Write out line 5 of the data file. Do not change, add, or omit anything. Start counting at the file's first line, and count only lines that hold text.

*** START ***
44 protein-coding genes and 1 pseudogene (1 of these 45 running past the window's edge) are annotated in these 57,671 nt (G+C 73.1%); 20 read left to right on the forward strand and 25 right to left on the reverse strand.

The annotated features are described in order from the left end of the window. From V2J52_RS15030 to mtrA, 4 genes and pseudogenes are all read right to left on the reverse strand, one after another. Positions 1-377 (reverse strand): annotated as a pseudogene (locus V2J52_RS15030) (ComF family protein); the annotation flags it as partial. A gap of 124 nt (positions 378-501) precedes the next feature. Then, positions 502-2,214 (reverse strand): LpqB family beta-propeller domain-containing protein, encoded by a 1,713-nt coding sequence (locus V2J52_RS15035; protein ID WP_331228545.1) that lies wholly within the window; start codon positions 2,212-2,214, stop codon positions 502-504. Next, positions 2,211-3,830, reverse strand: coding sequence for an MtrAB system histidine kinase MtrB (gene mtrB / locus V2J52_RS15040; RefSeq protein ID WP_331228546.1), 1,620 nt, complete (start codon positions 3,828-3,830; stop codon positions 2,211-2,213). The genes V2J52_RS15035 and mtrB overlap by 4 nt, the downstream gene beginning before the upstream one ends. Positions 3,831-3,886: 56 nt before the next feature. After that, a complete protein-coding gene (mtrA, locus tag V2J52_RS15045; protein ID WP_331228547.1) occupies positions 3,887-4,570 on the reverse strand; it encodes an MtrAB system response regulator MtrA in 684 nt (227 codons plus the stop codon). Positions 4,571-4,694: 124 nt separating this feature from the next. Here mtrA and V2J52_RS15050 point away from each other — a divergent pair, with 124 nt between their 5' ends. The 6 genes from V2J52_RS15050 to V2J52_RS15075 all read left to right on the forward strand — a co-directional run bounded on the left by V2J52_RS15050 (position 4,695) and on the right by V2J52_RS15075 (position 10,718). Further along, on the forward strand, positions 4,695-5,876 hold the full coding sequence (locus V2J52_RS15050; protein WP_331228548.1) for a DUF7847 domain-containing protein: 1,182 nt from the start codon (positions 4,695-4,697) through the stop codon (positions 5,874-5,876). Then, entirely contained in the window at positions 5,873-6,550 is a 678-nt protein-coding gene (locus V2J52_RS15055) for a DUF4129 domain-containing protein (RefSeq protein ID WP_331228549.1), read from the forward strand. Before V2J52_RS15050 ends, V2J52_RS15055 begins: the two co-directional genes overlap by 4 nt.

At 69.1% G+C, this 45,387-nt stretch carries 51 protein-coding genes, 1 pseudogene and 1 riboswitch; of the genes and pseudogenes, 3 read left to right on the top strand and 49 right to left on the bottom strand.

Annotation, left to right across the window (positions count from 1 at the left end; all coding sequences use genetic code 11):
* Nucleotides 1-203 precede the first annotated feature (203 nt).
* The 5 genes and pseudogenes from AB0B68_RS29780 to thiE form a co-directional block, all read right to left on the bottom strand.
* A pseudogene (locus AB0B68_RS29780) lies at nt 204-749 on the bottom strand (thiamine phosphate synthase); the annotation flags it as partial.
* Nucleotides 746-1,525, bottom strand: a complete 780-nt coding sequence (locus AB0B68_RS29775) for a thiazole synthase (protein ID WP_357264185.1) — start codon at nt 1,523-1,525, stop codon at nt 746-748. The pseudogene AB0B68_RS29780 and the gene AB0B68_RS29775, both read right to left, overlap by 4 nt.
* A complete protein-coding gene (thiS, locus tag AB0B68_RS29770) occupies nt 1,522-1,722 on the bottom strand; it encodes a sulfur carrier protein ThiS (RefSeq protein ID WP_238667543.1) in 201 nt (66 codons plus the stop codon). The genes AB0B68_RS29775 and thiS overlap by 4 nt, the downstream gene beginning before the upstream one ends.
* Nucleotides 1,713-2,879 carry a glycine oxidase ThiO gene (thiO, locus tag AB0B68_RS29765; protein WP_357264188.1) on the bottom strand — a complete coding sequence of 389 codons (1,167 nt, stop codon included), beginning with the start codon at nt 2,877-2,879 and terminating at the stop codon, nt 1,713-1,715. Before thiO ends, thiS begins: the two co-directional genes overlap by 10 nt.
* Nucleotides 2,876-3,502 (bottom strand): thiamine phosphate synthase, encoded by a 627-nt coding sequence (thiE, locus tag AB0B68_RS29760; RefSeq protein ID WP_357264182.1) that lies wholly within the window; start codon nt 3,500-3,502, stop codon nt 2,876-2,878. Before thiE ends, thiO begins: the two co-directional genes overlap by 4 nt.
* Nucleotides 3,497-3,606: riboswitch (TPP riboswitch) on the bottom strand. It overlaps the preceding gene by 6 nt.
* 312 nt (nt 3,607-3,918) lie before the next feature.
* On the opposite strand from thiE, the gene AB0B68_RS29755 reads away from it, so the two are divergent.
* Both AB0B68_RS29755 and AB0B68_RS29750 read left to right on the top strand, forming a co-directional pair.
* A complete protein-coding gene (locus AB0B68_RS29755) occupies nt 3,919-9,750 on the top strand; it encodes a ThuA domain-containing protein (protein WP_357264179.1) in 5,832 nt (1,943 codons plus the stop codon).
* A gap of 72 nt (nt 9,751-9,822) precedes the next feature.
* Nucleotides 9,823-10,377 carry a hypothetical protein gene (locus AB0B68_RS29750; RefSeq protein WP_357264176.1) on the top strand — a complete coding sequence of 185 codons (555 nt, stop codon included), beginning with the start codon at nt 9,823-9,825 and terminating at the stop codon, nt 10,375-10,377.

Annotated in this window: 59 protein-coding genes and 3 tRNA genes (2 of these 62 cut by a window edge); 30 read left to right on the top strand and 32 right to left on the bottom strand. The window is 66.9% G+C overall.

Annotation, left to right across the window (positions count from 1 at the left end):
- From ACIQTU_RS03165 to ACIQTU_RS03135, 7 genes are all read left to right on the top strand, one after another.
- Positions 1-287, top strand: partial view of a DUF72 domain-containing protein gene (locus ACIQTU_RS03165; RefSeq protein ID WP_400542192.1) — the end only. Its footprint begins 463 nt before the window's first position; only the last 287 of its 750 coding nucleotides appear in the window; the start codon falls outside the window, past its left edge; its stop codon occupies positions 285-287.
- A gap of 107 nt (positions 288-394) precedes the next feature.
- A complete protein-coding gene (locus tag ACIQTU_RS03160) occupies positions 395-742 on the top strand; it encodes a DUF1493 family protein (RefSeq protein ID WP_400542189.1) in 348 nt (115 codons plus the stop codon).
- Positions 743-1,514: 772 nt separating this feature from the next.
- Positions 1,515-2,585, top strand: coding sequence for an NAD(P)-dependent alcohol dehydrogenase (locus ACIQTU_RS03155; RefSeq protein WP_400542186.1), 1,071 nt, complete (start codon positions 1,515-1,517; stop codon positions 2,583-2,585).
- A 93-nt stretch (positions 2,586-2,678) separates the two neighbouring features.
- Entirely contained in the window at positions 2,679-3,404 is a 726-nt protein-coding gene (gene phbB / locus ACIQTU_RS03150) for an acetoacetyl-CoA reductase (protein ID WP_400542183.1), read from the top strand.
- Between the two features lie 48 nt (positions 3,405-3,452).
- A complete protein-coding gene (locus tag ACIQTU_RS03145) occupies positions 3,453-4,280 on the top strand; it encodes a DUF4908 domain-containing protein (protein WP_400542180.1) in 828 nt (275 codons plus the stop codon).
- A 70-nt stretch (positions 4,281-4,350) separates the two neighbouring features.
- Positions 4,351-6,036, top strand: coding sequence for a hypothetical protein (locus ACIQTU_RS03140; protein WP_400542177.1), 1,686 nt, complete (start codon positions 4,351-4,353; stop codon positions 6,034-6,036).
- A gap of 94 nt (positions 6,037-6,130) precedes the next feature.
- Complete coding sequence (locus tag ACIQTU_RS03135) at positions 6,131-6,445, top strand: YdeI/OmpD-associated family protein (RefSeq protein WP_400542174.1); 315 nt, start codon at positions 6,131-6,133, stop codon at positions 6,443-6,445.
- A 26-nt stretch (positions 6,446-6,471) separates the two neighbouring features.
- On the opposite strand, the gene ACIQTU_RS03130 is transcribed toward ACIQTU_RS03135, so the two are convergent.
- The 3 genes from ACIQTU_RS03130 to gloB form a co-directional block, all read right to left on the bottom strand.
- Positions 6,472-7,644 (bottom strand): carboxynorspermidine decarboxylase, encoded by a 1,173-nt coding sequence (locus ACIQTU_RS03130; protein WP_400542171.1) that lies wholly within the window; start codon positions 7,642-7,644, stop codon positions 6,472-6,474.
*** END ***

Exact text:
* Nucleotides 1-203 precede the first annotated feature (203 nt).